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Scaling up care for children with severe acute malnutrition in South Sudan.

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United Nations Children Fund (UNICEF). (2020). Scaling up care for children with severe acute malnutrition in South Sudan: Lessons learned from expanding quality services in a complex emergency context. New York: UNICEF. Available from: https://www.unicef.org/southsudan/documents/scaling-care-children-severe-acute-malnutrition-south-sudan

South Sudan faces a complex and protracted crisis and even before the conflict, the prevalence of global acute malnutrition in 2010 was 23% (Ministry of Health, National Bureau of Statistics, 2010). In 2013, the Government of South Sudan, UNICEF, and partners intervened to scale up services for children with severe acute malnutrition (SAM), and in 2014, UNICEF and the World Food Programme (WFP) launched a joint Nutrition Scale-Up Plan. The plan concentrated on a community-based prevention approach, promoted the continuum of care at nutrition sites, directly delivered nutrition interventions in hard-to-reach areas, developed the capacity of partners and governments, strengthened supply chains and pipeline management, enhanced needs analyses and coordination, and strengthened monitoring and evaluation. Several joint strategies were also piloted to improve programme efficiency and accelerate results, such as adopting a one common partner per location approach for UNICEF and WFP treatment programmes.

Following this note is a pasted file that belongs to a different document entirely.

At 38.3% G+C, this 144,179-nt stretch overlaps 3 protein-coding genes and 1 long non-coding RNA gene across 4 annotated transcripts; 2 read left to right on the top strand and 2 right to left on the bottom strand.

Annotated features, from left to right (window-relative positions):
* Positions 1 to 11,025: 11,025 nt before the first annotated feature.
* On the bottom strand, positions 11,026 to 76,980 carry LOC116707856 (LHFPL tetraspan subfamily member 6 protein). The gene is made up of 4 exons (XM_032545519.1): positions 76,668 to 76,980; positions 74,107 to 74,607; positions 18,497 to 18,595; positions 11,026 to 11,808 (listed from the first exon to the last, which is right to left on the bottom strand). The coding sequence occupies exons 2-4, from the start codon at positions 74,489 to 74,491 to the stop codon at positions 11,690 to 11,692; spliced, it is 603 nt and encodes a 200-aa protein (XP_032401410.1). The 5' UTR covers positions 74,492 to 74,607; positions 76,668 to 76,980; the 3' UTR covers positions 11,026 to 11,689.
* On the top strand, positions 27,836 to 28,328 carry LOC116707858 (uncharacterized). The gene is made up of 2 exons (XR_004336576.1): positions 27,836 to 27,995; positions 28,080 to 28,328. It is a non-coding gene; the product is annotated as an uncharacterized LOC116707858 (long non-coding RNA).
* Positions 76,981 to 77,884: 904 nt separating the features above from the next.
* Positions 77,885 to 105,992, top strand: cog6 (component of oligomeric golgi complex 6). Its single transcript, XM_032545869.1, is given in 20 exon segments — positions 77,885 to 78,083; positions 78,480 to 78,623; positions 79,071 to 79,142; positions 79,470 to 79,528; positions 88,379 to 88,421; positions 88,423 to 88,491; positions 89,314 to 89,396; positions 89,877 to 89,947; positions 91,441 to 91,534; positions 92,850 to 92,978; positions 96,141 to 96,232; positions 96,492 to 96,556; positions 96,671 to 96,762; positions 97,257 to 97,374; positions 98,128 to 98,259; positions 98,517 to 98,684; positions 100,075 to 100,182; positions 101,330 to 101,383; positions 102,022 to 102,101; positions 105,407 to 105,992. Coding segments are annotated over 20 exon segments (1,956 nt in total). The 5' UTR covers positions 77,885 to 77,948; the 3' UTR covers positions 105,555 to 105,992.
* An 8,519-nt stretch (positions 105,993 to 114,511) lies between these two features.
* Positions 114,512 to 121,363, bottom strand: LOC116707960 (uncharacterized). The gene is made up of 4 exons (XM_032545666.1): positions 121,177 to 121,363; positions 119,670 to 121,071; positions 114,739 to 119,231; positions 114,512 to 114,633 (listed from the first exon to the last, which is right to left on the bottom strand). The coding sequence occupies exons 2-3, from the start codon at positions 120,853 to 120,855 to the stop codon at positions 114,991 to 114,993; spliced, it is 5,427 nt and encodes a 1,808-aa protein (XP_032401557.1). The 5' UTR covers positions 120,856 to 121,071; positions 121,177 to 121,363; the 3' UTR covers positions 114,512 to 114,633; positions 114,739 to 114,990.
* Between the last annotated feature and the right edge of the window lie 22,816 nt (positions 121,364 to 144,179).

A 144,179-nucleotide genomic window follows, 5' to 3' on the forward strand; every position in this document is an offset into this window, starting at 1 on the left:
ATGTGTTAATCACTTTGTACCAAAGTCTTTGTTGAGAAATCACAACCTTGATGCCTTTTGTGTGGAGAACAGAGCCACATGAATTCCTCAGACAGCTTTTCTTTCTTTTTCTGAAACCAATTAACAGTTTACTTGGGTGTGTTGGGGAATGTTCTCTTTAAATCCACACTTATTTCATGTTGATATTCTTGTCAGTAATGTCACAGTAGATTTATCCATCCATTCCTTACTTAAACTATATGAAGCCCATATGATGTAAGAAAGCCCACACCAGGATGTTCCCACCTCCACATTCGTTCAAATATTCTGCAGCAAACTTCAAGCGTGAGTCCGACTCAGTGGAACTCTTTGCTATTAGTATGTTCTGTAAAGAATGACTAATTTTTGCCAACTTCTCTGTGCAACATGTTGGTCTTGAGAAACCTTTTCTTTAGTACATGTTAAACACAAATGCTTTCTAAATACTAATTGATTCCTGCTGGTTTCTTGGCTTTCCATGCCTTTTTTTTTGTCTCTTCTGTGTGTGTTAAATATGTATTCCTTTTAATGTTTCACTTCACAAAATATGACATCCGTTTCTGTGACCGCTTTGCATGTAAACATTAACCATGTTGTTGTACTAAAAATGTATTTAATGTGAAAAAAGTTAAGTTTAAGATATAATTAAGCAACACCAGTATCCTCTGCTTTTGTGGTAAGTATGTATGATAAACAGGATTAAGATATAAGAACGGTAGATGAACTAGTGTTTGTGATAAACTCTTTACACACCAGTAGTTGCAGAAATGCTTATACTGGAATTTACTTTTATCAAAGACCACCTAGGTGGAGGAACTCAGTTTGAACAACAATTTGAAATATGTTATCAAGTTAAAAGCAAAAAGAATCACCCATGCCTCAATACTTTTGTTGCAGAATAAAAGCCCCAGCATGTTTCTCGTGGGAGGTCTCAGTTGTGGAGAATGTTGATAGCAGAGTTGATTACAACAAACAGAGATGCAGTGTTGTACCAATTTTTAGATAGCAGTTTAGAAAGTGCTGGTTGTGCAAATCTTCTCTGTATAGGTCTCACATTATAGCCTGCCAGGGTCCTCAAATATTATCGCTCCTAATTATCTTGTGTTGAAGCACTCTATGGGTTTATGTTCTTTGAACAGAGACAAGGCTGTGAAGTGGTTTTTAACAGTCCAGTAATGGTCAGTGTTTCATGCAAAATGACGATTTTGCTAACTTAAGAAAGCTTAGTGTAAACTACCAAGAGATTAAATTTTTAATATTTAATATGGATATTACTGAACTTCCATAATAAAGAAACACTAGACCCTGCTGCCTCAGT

The scale-up of the community-based management of acute malnutrition (CMAM) programme was implemented as part of a broader strategy to improve maternal and child nutrition, which increased access to preventative services and improved infant and young child feeding practices. The proportion of children admitted to the CMAM programme compared with those in need increased from 40% in 2014 to 77% in 2018. The number of outpatient therapeutic programme sites more than doubled, from 351 sites in 2014 to 1,145 sites in 2019. Between 2014 and 2019, the proportion of children with SAM who recovered increased (78% to 91%), the proportion of children defaulting declined (17.4% to 5.3%), and the death rate remained low.

The report identified several challenges to effective scale-up: low health system capacity, the lack of long-term funding, poor infrastructure, occasional looting of nutrition supplies and supply pipeline disruptions, high staff turnover, and cancellations and postponements of integrated Rapid Response Missions.1 The report also identified several enablers and lessons learned, including the need to:

South Sudan's experience shows that it is possible to scale up a resilient, collaborative CMAM programme during an ongoing humanitarian crisis. However, predictable long-term funding and a stronger health system are needed to sustain the programme into the future.

References

Ministry of Health, National Bureau of Statistics (2010) South Sudan Household Health Survey, 2010. https://reliefweb.int/report/sudan/sudan-household-and-health-survey-second-round-2010-summary-report

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1 Rapid Response Missions deliver services directly to vulnerable women and children in hard-to-reach communities.

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Scaling up care for children with severe acute malnutrition in South Sudan.. Field Exchange 67, April 2022. p91. www.ennonline.net/fex/67/scalingupsamsouthsudan

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